Prop eight proponents counter that marriage is a special class of civil union defined by religious tradition, and prejudice has nothing to do with it. They say you simply can't change the definition of something with thousands of years of history.
    Prop eight opponents say it is society that defines marriage, and society can define it any way they want whenever they want.
    Which is why the whole thing went to a ballot initiative -- to give 'society' a chance to decide.
    As everyone here presumably knows, prop eight passed, and the legal definition of marriage in California is currently restricted to a union between "a man and a woman".
    People who don't like this (which includes me) should quit insulting prop eight proponents and/or making ineffective wishy-washy ads, and do something practical. A couple suggestions:
    1) Disconnect the legal and religious definitions of marriage. This is a toughie, however. CA already voted. Californians will likely vote differently in the future. But who wants to wait?
    2) Get past the word 'marriage', and push to make sure same-sex couples have exactly the same legal and social rights as different-sex couples. This may be unsatisfying, but it sidesteps the whole issue and achieves the same legal goal.
    Strategies for either of the above could pivot on the following argument: If 'marriage' is a religious status, then atheists can't marry either. But they can. So why not gay couples? (The law hates contradictions).
    Discuss. Even if you don't live in CA, the issue is likely coming to (or already is in) your state: http://theblade.net/archives/200

  • llewelly says:

    Dave, please read Ed Brayton's Why Gay Marriage Matters .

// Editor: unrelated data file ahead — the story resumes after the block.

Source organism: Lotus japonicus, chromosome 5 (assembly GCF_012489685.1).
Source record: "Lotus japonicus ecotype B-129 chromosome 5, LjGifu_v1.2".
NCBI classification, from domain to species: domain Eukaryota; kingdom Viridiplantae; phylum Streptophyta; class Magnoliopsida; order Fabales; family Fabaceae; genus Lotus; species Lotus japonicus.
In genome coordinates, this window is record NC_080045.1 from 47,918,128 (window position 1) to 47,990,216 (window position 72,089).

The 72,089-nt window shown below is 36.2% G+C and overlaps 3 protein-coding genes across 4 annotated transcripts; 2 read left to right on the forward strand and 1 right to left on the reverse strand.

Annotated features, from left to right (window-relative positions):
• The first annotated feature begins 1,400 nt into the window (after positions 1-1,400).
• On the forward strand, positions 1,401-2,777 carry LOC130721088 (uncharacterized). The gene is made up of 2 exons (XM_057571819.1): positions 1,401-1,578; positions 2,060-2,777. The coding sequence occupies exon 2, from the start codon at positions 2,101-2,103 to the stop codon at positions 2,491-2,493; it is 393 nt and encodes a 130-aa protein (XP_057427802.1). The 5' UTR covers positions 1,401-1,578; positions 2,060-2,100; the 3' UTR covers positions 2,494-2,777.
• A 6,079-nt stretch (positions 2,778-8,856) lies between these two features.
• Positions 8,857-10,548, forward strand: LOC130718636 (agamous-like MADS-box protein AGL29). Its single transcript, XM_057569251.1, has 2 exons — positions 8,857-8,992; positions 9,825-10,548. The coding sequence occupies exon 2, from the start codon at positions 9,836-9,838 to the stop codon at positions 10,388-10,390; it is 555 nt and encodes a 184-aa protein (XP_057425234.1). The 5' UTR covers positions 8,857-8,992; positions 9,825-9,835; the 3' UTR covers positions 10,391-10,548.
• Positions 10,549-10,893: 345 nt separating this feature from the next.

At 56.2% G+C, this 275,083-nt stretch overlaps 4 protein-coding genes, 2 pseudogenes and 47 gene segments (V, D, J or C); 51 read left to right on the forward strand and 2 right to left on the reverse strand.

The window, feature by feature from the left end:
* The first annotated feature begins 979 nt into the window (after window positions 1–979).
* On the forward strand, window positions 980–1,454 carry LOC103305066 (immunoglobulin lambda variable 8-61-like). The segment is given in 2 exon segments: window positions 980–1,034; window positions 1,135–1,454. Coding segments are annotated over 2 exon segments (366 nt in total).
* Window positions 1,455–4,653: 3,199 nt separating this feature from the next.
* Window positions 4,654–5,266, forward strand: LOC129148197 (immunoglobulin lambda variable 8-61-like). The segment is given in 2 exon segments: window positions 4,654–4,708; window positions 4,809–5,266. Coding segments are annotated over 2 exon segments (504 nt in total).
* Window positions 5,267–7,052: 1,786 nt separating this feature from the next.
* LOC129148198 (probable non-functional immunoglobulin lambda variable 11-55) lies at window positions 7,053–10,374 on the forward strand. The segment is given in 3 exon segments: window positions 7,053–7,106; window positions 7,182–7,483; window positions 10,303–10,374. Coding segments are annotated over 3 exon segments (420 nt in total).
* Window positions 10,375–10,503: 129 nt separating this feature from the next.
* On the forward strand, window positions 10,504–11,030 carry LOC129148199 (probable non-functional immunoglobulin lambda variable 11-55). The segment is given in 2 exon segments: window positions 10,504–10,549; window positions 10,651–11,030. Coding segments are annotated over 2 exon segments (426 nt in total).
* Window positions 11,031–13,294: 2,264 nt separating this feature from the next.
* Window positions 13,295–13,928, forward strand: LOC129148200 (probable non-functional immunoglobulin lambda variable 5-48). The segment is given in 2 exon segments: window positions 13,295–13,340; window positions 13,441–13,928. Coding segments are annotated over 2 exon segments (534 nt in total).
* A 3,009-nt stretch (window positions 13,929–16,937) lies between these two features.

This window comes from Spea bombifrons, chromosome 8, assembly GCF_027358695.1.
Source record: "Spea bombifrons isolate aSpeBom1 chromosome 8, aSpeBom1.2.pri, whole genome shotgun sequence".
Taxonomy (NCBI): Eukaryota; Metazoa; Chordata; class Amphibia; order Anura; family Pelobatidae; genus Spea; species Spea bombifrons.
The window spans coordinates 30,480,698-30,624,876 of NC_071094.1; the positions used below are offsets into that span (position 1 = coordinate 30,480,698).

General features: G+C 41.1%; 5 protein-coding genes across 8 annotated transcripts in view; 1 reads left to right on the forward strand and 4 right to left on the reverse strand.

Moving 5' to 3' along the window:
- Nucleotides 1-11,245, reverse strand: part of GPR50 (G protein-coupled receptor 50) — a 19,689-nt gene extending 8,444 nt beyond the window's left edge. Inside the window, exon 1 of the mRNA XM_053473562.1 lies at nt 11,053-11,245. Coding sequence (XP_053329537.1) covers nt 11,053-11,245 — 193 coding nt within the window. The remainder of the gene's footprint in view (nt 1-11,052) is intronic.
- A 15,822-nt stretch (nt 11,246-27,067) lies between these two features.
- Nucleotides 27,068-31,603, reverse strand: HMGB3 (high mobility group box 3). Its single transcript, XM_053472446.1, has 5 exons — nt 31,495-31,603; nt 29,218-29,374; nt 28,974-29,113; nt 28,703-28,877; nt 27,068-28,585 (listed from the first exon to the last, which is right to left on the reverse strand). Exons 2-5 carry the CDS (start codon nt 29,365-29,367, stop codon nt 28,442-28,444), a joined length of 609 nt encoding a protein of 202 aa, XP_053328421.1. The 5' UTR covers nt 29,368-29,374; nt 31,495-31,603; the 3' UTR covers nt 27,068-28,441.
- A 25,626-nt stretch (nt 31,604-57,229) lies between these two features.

• Dave says:

    llewelly: I agree with Ed. I was against proposition 8. My point was that the video is ineffective and calling prop 8 proponents names is even less effective.
    Personally, I don't give a flying fig whether a couple can be or is 'married' or not, as long as every couple enjoys the same legal and social rights.
    Personally, I think that in the long run, we as a society are better off abandoning 'marriage' and pushing for legal and social rights for all sorts of 'nontraditional' partnerships. This will allow us [in the U.S.] to leapfrog ahead to where Europe already is. In Europe, for example, marriage is less common, but 'cohabitation' is a legally defined and protected status. Basically, my point of view is that if religious people want to reserve 'marriage' for religiously-sanctioned unions, then let them have it -- along with communion and circumcision and all their other bizarre traditions. Enlightened people should move on. Abandon the fight for gay marriage. Take up the fight for gay rights.

  • Becca says:

    Dave- seperate but equal has a fabulous track record in this country.
    If we stop fighting for gay marriage, we better start fighting against straight marriage. Which would be ok by my nonhetronormative crazy standards.

  • S. Rivlin says:

    What DM (#2) said!!!

  • Dave says:

    I'll be damned. I think Physioprof and I might be agreeing on this one. Go read his links, Becca.